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  2D Shadow Performance  (Read 1602 times)
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Offline mickleness

Senior Newbie





« Posted 2007-07-30 23:45:50 »

Currently our apps render a lot of  simple drop shadows.

Our approach is very basic:
1.  Render a silhouette of the image in grayscale
2.  Apply a gaussian blur (via a ConvolveOp)
3.  Render this underneath the original image at a certain offset

(This is basically applied from Vincent Hardy's "Java2D Graphics" book.)

The catch is that the ConvolveOp takes a long time for large images.  This makes sense to you and me: a 800x600 image, with a blur matrix of 6x6, comes to about 17.2 million calculations.   But our users aren't impressed with this explanation.  Smiley  So my questions are:
1.  Is there a pure Java approach to a faster shadow?  It doesn't have to be a kosher Gaussian blur... anything that allows varying degrees of blurring the edges is fine.

2.  Is there another road we should look down?  JOGL, JNI, etc?
Offline 2playgames

Junior Member





« Reply #1 - Posted 2007-07-31 00:44:16 »

determine the direction of the shadow, start at the opposite edge of the image and loop towards that direction. when you reach the end of the image (a.k.a. encounter a transparent pixel) start to draw black pixels, and fade it out after some more loops

Offline keldon85

Senior Member


Medals: 1



« Reply #2 - Posted 2007-07-31 01:39:20 »

Hmmm, run JPhotoBrush and perform the gausian blur/ smooth! Maybe you're doing something wrong!

Maybe (a) 3x3 smooth, (b) reduce pixels to 50%, (c) 3x3 smooth reduced image and display that! Are you doing something odd, like creating lots of new buffers each time!

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Offline mickleness

Senior Newbie





« Reply #3 - Posted 2007-07-31 19:34:40 »

Thanks for the replies.

I'm not entirely sure what 2playgames is suggesting.  Will that let me achieve a blurred arbitrary shape?

I looked at JPhotoBrush: I think this performs a much smaller blur than what we perform.  We let our kernel size range from 0 (so it's an unblurred silhouette) to about 30 pixels (to give a decent blur).

keldon85 was right: there was a significant memory leak in our existing model.  We were using Vincent Hardy's CompositeOp to run 2 filters consecutively.  It turns out the first filter was always passing "null" as its destination image, so we were making a new image.  So I cleaned that up.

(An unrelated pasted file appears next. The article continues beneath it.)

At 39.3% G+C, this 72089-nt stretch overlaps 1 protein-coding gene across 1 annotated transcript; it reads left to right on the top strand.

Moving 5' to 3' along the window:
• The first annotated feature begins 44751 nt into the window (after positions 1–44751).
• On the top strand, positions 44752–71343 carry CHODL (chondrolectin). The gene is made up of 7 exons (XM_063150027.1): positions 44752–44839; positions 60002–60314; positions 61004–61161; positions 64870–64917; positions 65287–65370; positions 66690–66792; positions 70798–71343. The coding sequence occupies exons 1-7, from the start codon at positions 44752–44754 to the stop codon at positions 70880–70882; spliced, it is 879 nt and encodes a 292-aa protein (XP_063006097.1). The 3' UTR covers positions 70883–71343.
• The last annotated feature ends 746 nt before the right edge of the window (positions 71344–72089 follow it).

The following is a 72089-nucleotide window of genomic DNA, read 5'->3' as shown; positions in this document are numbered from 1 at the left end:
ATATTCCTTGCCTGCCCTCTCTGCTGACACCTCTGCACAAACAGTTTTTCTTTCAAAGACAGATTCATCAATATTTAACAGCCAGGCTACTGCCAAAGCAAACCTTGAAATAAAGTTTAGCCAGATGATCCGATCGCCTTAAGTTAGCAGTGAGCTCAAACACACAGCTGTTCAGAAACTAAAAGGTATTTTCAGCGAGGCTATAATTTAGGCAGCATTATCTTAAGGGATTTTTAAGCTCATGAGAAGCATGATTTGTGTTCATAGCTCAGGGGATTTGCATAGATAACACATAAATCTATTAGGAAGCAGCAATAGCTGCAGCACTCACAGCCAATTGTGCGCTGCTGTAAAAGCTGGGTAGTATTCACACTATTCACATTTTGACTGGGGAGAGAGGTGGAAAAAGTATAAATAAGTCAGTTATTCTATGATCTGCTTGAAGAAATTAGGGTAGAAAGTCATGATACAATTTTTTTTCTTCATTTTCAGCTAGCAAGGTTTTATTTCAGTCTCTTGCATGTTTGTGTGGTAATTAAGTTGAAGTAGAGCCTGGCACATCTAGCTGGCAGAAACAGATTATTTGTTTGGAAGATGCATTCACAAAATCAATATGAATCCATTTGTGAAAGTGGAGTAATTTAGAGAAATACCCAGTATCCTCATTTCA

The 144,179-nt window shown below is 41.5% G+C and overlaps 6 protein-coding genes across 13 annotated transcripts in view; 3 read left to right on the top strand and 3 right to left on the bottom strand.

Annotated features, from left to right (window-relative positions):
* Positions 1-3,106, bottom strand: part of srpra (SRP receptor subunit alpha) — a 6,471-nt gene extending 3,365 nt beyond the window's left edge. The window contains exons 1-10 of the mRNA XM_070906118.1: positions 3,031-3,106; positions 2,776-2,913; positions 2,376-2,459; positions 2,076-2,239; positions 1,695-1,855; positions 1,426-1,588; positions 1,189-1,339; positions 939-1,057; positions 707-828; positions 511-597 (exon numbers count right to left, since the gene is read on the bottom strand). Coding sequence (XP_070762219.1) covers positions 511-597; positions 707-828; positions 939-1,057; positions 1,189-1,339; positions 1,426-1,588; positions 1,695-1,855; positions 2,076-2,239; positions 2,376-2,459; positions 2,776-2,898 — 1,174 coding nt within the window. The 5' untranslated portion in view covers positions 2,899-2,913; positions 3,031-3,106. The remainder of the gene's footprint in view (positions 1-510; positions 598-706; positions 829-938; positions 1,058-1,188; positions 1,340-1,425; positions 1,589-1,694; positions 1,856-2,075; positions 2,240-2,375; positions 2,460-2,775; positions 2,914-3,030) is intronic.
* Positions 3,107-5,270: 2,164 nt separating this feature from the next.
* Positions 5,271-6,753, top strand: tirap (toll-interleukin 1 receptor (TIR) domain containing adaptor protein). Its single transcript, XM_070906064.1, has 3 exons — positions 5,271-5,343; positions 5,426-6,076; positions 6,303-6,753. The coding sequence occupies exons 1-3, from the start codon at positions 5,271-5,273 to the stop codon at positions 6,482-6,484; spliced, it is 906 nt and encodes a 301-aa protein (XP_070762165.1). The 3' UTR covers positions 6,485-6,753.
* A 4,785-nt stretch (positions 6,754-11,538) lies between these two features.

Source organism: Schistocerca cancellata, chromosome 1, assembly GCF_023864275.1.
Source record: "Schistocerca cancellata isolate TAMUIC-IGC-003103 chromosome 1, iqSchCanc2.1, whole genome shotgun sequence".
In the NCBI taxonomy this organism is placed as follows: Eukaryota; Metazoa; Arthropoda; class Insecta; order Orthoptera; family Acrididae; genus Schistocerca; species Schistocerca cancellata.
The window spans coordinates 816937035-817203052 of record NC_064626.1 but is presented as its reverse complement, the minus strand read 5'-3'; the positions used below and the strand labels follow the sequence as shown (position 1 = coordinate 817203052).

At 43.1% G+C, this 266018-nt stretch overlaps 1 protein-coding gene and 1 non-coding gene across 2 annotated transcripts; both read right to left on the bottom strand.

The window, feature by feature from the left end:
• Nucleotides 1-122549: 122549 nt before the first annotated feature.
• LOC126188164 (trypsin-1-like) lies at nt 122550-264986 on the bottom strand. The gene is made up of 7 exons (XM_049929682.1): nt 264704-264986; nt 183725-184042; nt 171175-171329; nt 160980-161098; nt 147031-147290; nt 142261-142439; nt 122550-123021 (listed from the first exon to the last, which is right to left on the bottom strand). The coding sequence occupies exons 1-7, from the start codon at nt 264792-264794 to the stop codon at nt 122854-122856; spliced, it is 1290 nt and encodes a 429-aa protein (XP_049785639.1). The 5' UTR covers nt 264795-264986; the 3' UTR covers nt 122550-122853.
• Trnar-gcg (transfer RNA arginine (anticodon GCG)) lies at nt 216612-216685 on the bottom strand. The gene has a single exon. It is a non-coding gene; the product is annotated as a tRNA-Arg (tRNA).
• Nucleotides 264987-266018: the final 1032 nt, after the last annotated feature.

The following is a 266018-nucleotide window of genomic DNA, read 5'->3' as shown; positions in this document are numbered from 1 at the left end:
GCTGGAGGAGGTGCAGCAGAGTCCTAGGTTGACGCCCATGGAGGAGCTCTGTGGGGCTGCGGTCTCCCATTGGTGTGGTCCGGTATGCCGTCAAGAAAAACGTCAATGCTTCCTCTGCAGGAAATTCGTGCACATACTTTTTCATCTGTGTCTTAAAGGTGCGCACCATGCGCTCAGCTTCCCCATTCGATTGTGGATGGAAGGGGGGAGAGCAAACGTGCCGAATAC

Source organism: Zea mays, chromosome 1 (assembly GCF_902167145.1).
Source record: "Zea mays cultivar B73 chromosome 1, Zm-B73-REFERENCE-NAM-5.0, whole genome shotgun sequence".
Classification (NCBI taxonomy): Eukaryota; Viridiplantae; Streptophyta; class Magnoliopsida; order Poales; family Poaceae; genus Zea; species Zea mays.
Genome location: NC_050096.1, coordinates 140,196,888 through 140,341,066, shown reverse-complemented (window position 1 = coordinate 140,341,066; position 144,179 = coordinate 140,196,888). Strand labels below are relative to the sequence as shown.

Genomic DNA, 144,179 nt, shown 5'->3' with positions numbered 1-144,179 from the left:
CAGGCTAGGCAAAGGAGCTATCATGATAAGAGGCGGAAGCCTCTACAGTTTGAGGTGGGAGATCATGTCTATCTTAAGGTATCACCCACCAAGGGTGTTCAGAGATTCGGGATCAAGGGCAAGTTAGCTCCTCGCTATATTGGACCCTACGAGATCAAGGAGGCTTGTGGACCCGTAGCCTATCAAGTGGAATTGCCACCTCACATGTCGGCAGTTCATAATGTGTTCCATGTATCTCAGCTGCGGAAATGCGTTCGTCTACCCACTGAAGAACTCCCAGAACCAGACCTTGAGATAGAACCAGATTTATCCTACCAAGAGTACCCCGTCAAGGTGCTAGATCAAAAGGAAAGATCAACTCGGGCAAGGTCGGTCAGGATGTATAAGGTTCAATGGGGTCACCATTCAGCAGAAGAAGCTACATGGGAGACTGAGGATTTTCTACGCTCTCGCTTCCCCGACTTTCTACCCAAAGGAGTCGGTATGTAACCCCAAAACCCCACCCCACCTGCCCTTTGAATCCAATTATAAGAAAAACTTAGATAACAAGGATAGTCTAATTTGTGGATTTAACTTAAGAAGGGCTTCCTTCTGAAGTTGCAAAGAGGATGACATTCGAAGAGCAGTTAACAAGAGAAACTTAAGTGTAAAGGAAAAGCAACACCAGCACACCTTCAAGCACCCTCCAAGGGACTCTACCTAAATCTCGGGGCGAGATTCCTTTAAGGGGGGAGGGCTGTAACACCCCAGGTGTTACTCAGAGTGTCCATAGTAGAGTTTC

Also I wrote my own ConvolveOp that skipped continuous blocks of the same color.  So for large continuous shapes, our shadows now render in about half the time they used to.  For discontinuous shapes (like text) rendering time is about the same.

So rendering a shadow with a kernel size of 25 on a 400x400 square now takes about 131 ms on my iMac.  (It used to take 282 ms.)

We'd still be very interested in other approaches to shadows, but at least we can report back that we made some progress.  Smiley
Offline keldon85

Senior Member


Medals: 1



« Reply #4 - Posted 2007-07-31 20:55:02 »

Maybe try not calculating pixels you will not be able to see, which will only make gains as more pixels are obscured. There are a few things you can do when creating large blurs (like 30 pixels), and that is to borrow from mip mapping. You first compute low resolution versions of the image depending on the accuracy you want, for example you might store image/1, image/2, image/4 and so on, or just image/1, image/4, image/16. Then rather than doing a 61x61 convolution you end up doing much less calculations by using the lower resolution version of the image as it is further away.

For example call the centre pixel when applying the convolution (0,0), rather than computing for all (i,j) where -31<i<31 and -31<j<31, you use lower the lower resolutions to calculate further pixels since they make less of a difference anyway. Right now the complexity is O(n^2) per pixel where the blur size is n/2, you should be able to use this technique to get it to O(n log n).

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